Since first contact, Natives and newcomers have been involved in an increasingly complex struggle over power and identity. Modern “Indian wars” are fought over land and treaty rights, artistic appropriation, and academic analysis, while Native communities struggle among themselves over membership, money, and cultural meaning. In cultural and political arenas across North America, Natives enact and newcomers protest issues of traditionalism, sovereignty, and self-determination. In these struggles over domination and resistance, over different ideologies and Indian identities, neither Natives nor other North Americans recognize the significance of being rooted together in history and culture, or how representations of “Indianness” set them in opposition to each other.
In Indian Country: Essays on Contemporary Native Culture, Gail Guthrie Valaskakis uses a cultural studies approach to offer a unique perspective on Native political struggle and cultural conflict in both Canada and the United States. She reflects on treaty rights and traditionalism, media warriors, Indian princesses, powwow, museums, art, and nationhood. According to Valaskakis, Native and non-Native people construct both who they are and their relations with each other in narratives that circulate through art, anthropological method, cultural appropriation, and Native reappropriation. For Native peoples and Others, untangling the past—personal, political, and cultural—can help to make sense of current struggles over power and identity that define the Native experience today.
Grounded in theory and threaded with Native voices and evocative descriptions of “Indian” experience (including the author’s), the essays interweave historical and political process, personal narrative, and cultural critique. This book is an important contribution to Native studies that will appeal to anyone interested in First Nations’ experience and popular culture.
"One of the volume's strong points is its elimination of the artificial border we call the 49th parallel dividing Turtle Island into Canada and the United States. Another is that throughout the volume Valaskakis continually gives examples of the relationships between Indian people and non-Indian people . .. in a well-balanced manner. ... I recommend this volume highly to anyone who wishes to learn . .. about the worldview of Indian people. "- William Asikinack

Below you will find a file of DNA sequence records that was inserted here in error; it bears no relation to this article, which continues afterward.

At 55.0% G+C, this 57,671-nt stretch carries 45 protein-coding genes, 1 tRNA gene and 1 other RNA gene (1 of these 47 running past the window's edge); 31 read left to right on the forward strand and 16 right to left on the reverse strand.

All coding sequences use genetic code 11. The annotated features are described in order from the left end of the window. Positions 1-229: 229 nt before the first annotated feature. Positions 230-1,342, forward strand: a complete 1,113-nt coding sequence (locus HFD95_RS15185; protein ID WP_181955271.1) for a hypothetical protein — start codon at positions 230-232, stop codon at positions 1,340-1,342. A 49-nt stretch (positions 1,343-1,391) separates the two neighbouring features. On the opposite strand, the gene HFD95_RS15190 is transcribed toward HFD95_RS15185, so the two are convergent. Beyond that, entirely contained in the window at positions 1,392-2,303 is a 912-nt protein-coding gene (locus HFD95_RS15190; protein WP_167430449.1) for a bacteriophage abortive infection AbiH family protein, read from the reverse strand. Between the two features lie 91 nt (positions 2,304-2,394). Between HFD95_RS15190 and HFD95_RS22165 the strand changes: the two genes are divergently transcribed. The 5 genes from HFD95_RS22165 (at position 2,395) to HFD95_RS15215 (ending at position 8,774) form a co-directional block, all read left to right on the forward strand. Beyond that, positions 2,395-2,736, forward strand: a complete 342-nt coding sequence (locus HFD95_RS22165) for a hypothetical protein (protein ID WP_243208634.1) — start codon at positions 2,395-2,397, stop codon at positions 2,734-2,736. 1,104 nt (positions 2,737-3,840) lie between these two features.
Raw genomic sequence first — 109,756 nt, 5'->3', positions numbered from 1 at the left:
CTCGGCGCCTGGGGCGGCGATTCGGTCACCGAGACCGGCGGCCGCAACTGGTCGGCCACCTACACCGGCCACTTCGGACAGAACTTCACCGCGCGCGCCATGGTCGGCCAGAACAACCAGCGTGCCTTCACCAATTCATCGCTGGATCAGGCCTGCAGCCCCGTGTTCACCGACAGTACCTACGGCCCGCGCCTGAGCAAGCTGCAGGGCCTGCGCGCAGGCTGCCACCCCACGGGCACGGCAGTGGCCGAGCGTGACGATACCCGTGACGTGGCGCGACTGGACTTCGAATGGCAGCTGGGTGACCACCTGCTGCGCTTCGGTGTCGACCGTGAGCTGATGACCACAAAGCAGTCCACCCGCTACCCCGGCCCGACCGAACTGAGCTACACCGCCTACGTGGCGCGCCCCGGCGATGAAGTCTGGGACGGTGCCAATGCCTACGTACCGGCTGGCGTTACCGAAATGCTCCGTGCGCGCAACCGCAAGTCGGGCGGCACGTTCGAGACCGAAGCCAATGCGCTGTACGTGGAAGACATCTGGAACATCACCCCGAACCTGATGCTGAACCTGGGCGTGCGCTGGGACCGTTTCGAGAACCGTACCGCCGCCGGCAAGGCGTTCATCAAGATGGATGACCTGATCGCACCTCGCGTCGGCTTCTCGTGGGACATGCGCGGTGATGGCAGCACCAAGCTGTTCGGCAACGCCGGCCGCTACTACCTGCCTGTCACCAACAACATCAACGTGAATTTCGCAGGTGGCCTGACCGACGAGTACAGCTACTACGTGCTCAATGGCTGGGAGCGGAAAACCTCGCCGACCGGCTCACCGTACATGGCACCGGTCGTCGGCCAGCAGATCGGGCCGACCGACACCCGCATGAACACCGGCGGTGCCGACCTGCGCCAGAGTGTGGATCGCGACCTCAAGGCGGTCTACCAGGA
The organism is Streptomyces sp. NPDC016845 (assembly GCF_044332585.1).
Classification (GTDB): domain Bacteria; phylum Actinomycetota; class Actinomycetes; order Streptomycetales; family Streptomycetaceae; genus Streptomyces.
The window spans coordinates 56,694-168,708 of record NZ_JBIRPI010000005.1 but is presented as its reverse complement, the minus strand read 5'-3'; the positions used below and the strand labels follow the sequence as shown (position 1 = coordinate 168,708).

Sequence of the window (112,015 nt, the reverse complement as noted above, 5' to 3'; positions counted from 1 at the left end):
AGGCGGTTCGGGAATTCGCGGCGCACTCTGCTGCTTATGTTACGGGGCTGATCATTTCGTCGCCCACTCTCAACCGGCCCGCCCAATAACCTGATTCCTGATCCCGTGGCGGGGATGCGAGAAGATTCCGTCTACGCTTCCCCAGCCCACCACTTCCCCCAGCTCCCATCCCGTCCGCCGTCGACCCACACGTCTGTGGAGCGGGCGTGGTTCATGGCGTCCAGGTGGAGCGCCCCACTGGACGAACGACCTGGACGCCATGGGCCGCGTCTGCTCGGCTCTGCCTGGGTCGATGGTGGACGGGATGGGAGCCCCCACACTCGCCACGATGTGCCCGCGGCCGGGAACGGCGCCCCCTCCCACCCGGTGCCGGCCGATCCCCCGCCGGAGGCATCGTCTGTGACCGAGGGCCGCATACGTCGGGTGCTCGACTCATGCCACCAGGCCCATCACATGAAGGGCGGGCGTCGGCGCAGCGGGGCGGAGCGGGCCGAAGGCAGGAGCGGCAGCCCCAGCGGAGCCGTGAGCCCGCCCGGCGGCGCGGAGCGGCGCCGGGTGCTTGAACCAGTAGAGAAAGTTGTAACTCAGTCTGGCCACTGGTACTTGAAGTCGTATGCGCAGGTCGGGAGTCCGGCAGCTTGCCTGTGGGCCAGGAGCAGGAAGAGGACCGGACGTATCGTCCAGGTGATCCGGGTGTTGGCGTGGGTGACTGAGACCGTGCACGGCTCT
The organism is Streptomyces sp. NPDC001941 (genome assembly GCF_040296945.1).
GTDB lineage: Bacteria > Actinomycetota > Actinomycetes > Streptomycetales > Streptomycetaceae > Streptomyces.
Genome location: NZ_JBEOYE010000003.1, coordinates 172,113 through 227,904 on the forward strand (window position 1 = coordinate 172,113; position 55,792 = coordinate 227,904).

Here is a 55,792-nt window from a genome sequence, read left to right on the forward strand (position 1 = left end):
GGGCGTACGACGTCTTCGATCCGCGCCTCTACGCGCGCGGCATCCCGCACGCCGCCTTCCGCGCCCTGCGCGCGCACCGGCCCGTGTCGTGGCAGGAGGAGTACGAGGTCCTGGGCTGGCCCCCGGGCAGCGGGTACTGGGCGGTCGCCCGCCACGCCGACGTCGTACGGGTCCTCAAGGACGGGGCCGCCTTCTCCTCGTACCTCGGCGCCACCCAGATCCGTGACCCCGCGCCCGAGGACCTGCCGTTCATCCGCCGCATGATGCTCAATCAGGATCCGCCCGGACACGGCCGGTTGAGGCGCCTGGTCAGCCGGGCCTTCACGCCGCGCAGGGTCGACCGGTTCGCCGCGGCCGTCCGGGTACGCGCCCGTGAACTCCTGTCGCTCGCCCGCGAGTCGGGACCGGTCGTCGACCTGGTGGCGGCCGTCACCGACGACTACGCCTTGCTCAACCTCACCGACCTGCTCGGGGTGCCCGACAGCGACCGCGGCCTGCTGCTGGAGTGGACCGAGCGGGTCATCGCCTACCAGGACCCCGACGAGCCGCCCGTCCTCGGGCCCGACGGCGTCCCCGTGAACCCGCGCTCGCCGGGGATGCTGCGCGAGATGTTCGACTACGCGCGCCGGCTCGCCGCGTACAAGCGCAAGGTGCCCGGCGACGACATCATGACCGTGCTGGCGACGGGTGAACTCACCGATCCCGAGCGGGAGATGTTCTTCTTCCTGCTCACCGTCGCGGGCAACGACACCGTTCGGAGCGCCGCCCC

"Indian Country is a perceptive analysis of the interrelated histories and family encounters of Natives in Canada and the United States. Gail Guthrie Valaskakis weaves the distinct narratives of personal experiences, political practices, treaties, and social science observations into a mature, memorable collection of critical essays. "- Gerald Vizenor, Professor Emeritus, University of California, Berkeley
"Indian Country is an excellent example of the emerging paradigm of indigenous scholarship in its blend of the personal with indigenous and mainstream academic theory. It is firmly grounded in the personal lived experiences of the author, which ground and inform the theoretical analysis and reflection. "- David Newhouse, Trent University, Peterborough
"Creates an intriguing and insightful account of `interrelated realities: individual and collective, past and present, Indian and Other. '... Having read Valaskakis's book, researchers in 'Indian Country' will never again consider Native people and their articulations `transparent' but will extend their research into composite methods of `interpreting practice, decoding silence, and reconstructing absence' -- only to arrive at `truths' [that] are . .. changeable and ambiguous. "- Renate Eigenbrod, University of Toronto Quarterly, Letters in Canada 2006, Volume 77, Number 1, Winter 2008
"Illustrated with fascinating images and photographs, Valaskakis' accounts are dense, intensely researched, theoretically sophisticated, and highly personal. The result is impossible to summarize, but tremendously enlightening and interesting to read. "- Margery Fee, Canadian Literature, 191, Winter 2006
"There are books you wait for, patiently, because you know that when they finally arrive, your patience will be rewarded. I have been waiting patiently for Gail Guthrie Valaskakis's Indian Country: Essays on Contemporary Native Culture and my patience has been rewarded! These essays are a joy to read, filled with insights not only on Native culture, experience, and politics but also on the value and practice of cultural studies. Indian Country is one of those books you will share with your colleagues, assign to your students, and recommend to your friends. It is, quite simply, one of the best books on questions of culture, identity, and belonging that I have read in a long time. "- Lawrence Grossberg, Morris Davis Distinguished Professor of Cultural Studies, University of North Carolina at Chapel Hill